I feel that being colorblind gives people an excuse to say “I am colorblind, and therefore I am not racist.” Then they can turn around and neglect to see that we live in a society geared to White people, and that our world is run on global white supremacy. They neglect to see that our education system and our prison system are run on structural racism, and that the foundation was built in 1865, and the bricks that have been placed on top of each other ever since screams racism then, and still screams racism now.  The only difference is now we are “colorblind,” so we don’t have to talk about any more. We aren’t racist, and therefore we don’t see the color of your skin. I know that this isn’t true, we do see the color of your skin, racism still exists, and I believe that we need to reeducate ourselves to allow ourselves to see the color of ones skin and to embrace all races. European-Americans need to allow themselves to talk about race, so that we can learn to see discrimination, and work towards interrupting racism inside our own families.

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15 thoughts on “What Does Being Colorblind Mean Today?

  1. Your post rocked… This is called white privilege and its a rather controversial deal in our american culture right now. I agree with you, to say that you are colorblind is doing two things:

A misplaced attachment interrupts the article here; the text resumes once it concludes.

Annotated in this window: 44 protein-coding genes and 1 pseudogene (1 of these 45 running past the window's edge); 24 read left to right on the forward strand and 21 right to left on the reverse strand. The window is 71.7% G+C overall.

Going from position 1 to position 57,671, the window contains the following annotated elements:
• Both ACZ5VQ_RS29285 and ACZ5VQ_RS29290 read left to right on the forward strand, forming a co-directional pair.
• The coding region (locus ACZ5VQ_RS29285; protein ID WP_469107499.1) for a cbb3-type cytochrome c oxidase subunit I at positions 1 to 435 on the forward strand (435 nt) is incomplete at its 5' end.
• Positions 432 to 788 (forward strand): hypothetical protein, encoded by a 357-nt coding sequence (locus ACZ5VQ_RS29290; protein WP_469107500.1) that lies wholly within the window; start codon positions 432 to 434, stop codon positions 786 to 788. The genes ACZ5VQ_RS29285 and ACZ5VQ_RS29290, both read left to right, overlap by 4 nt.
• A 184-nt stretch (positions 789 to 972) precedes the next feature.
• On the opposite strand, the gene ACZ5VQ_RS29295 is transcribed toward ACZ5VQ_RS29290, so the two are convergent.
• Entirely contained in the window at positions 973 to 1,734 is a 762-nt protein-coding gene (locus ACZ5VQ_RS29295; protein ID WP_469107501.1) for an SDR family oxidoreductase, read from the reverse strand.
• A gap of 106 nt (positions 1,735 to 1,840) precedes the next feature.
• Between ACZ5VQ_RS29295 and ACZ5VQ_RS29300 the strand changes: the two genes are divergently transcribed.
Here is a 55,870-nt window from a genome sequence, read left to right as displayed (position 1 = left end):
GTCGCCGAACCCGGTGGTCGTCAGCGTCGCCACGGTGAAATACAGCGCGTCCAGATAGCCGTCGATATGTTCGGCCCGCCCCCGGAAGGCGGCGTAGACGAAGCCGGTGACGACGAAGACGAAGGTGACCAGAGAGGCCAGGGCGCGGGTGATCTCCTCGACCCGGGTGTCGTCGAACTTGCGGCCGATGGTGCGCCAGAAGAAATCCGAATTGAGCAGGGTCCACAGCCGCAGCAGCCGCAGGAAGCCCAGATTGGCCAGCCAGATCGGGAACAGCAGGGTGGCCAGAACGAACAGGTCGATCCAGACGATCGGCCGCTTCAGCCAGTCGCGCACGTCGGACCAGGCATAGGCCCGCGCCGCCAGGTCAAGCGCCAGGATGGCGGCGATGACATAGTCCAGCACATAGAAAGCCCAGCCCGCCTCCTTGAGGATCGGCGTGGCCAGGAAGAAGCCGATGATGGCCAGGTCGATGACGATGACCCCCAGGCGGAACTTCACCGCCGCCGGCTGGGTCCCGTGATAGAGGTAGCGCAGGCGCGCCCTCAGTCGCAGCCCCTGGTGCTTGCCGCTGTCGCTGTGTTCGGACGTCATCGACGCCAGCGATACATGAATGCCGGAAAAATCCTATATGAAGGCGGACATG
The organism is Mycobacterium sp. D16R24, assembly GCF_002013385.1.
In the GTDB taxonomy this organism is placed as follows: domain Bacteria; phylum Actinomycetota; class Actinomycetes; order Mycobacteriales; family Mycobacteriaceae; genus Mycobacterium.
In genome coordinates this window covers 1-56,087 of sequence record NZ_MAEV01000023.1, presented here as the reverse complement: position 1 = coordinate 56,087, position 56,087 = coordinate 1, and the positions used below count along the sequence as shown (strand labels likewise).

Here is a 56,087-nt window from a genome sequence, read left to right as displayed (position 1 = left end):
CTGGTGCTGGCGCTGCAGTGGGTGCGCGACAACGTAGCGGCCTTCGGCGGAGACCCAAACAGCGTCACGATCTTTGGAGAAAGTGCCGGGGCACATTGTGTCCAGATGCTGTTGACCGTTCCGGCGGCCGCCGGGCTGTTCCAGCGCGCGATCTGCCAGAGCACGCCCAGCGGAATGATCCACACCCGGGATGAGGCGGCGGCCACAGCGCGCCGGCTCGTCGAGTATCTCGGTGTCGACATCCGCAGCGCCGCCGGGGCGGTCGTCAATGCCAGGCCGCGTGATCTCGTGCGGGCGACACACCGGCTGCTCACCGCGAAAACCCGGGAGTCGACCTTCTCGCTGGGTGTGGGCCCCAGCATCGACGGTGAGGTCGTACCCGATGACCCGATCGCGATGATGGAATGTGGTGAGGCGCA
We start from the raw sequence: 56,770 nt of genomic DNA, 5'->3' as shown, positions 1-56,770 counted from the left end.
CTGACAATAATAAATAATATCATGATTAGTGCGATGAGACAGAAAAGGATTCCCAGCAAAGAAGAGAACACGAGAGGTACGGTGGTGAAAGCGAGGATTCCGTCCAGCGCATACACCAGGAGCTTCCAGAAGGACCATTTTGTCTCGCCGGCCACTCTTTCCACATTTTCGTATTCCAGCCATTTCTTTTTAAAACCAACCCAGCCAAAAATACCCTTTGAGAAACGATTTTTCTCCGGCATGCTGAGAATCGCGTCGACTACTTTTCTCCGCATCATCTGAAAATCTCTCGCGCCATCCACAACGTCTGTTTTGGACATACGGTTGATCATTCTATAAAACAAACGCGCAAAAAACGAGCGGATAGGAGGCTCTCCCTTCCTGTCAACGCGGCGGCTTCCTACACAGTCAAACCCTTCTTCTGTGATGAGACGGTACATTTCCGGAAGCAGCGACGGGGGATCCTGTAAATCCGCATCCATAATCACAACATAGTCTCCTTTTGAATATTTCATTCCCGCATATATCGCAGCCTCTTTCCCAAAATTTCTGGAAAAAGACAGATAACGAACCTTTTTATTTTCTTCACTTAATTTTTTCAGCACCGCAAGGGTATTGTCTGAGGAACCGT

1. Saying that you don’t acknowledge my background and personal struggle. Even if a black person says I’m “colorblind” it means that he is subtracting a white persons personal heritage (be it Irish, Italian, Russian, etc) and in turn making a blanket statement about him as a person.
    2. It shows your ignorance and disrespect for people who are really, “colorblind”, because even they can differentiate race.
    You hit the nail on the head with how you are going to raise your children. We should always acknowledge differences and learn to accept different people from different walks of life and backgrounds. However, We must focus on our larger similarities in order to escape racism…

    Are you in college, btw?

    • Thank you for your kind words, and for reading my posts. I have noticed that White privilege is controversial among many, it’s hard for White people to see experiences differently, because we have been taught to be the way that we are. I still have a long road ahead of me to fully grasp all of the new information that I am learning about racism, but my eyes have been opened and there is no turning back. Yes, I am in college; third time’s the charm I keep telling myself.